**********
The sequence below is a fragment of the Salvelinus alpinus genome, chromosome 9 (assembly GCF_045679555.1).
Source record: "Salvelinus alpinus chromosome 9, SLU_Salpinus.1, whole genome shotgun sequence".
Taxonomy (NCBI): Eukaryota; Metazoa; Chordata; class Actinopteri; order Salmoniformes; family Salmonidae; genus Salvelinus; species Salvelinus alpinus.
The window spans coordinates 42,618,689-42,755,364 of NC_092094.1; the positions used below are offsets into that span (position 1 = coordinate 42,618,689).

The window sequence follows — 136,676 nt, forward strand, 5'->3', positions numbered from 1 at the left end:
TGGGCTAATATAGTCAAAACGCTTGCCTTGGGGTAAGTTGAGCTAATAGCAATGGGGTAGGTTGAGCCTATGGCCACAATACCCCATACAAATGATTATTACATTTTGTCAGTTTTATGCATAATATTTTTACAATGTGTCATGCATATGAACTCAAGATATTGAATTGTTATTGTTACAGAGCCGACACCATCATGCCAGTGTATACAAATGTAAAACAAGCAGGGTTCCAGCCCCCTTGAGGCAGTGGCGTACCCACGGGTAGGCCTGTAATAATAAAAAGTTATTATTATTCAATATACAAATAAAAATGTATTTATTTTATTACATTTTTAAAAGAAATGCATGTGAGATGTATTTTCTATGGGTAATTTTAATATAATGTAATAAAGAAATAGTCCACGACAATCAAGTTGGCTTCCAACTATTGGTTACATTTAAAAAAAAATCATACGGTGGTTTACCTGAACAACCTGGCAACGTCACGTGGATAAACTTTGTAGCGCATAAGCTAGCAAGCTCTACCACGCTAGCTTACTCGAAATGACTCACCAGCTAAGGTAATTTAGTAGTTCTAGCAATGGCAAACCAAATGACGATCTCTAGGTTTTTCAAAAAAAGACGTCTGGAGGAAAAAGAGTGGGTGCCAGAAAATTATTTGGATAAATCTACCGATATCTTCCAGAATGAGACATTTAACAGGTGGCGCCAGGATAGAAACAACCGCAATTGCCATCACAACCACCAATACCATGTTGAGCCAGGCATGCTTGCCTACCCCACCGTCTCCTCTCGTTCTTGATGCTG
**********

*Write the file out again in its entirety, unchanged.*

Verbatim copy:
The sequence below is a fragment of the Salvelinus alpinus genome, chromosome 9 (assembly GCF_045679555.1).
Source record: "Salvelinus alpinus chromosome 9, SLU_Salpinus.1, whole genome shotgun sequence".
Taxonomy (NCBI): Eukaryota; Metazoa; Chordata; class Actinopteri; order Salmoniformes; family Salmonidae; genus Salvelinus; species Salvelinus alpinus.
The window spans coordinates 42,618,689-42,755,364 of NC_092094.1; the positions used below are offsets into that span (position 1 = coordinate 42,618,689).

The window sequence follows — 136,676 nt, forward strand, 5'->3', positions numbered from 1 at the left end:
TGGGCTAATATAGTCAAAACGCTTGCCTTGGGGTAAGTTGAGCTAATAGCAATGGGGTAGGTTGAGCCTATGGCCACAATACCCCATACAAATGATTATTACATTTTGTCAGTTTTATGCATAATATTTTTACAATGTGTCATGCATATGAACTCAAGATATTGAATTGTTATTGTTACAGAGCCGACACCATCATGCCAGTGTATACAAATGTAAAACAAGCAGGGTTCCAGCCCCCTTGAGGCAGTGGCGTACCCACGGGTAGGCCTGTAATAATAAAAAGTTATTATTATTCAATATACAAATAAAAATGTATTTATTTTATTACATTTTTAAAAGAAATGCATGTGAGATGTATTTTCTATGGGTAATTTTAATATAATGTAATAAAGAAATAGTCCACGACAATCAAGTTGGCTTCCAACTATTGGTTACATTTAAAAAAAAATCATACGGTGGTTTACCTGAACAACCTGGCAACGTCACGTGGATAAACTTTGTAGCGCATAAGCTAGCAAGCTCTACCACGCTAGCTTACTCGAAATGACTCACCAGCTAAGGTAATTTAGTAGTTCTAGCAATGGCAAACCAAATGACGATCTCTAGGTTTTTCAAAAAAAGACGTCTGGAGGAAAAAGAGTGGGTGCCAGAAAATTATTTGGATAAATCTACCGATATCTTCCAGAATGAGACATTTAACAGGTGGCGCCAGGATAGAAACAACCGCAATTGCCATCACAACCACCAATACCATGTTGAGCCAGGCATGCTTGCCTACCCCACCGTCTCCTCTCGTTCTTGATGCTG